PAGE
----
Published on Feb. 1, 2016
Updated on Nov. 8, 2017
Through the Exposure to Research for Science Students (EXPRESS) program at Mizzou, Edric Winford has found a career he is passionate about and a community at Mizzou he says he couldn’t be without.
EXPRESS is for freshmen and sophomore underrepresented minority students pursuing an education in the sciences. It is funded by a grant from the IMSD program through the National Institutes of Health Through EXPRESS, students have opportunities to conduct undergraduate research, as well as having access to peer mentors who help with academics, career decisions and college-related challenges.
Winford joined EXPRESS his sophomore year and soon after got involved in a research lab focused on immunology with Charles Brown, a MU professor in the College of Veterinary Medicine. It was through EXPRESS and undergraduate research that Winford realized his true interests and determined his ultimate career goal. After less than six months of working in Brown’s lab, Winford decided he wanted to be an immunologist; it’s a career he’s pursuing thanks to his experience with EXPRESS.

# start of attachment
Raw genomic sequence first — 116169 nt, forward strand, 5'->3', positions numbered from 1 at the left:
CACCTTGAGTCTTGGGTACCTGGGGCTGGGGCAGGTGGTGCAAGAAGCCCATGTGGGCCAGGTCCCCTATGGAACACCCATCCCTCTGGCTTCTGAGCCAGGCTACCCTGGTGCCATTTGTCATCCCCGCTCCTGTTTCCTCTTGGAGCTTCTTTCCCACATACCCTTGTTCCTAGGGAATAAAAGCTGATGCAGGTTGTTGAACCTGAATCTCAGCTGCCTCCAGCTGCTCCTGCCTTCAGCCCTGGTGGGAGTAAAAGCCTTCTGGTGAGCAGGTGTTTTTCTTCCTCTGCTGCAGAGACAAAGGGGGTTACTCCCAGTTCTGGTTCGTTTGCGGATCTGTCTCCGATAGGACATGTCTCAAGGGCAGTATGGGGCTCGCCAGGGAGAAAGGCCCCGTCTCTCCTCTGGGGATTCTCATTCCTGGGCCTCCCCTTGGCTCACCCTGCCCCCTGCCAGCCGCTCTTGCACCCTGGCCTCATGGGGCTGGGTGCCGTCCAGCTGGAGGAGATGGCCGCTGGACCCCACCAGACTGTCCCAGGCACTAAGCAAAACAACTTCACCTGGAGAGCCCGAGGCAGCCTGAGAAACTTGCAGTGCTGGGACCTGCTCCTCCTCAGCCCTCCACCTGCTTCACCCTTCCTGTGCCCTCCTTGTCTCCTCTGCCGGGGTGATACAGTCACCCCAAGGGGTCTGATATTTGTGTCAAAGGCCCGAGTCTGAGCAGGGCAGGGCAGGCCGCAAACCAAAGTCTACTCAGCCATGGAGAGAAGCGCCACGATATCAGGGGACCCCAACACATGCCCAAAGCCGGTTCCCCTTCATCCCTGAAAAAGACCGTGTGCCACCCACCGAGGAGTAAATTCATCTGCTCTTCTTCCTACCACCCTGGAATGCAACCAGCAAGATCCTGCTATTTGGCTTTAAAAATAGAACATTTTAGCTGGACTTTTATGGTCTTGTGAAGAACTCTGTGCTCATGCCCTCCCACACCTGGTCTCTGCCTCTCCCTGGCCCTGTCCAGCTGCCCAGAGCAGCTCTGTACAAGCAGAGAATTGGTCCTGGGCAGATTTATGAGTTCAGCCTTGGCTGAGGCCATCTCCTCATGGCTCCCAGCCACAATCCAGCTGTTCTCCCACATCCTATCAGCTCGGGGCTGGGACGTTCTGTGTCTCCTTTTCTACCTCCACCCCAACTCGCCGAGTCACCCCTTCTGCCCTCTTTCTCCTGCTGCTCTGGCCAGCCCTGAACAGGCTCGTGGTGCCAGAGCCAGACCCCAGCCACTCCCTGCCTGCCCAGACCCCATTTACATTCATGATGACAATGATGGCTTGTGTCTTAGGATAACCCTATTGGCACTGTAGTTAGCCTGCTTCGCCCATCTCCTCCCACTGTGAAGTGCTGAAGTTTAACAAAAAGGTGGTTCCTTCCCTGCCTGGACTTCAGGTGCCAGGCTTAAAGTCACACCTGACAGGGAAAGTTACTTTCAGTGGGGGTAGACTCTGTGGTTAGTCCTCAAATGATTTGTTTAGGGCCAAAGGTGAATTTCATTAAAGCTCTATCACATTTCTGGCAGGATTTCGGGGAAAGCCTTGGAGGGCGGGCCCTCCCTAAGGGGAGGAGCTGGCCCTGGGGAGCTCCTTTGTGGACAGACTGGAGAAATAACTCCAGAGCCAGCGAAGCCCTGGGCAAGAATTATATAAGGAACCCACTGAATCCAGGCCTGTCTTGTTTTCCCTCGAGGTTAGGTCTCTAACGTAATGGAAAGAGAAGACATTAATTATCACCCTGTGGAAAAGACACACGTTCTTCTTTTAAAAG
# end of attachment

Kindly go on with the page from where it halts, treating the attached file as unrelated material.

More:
Winford has found more than just a career goal through EXPRESS. Now a senior, he recently attended the Annual Biomedical Research Conference for Minority Students (ABRCMS) in Seattle. The conference attracts over 3,500 undergraduate and graduate research students, faculty and postdoctoral scientists each year.
When he left campus for Seattle in November, he had his sights set on winning an Outstanding Poster Presentation award.
“I told Dr. Brown, ‘I’m coming back with this award,’” he says.
But as confident as he was in his abilities, he was still surprised when he was one of the 200 students selected for the award.
“I was very happy,” Winford says. “It was a really exciting moment.”
Winford will graduate from Mizzou in May with a degree in biological sciences and plans to attend graduate school to study immunology and neuroscience. While his ultimate career goal is to be an immunologist, he says his experience as a mentor at EXPRESS has encouraged him to teach at a university.
“I’ve really enjoyed my peer mentor experience at EXPRESS, and I think that’s translated into wanting to teach,” Winford says.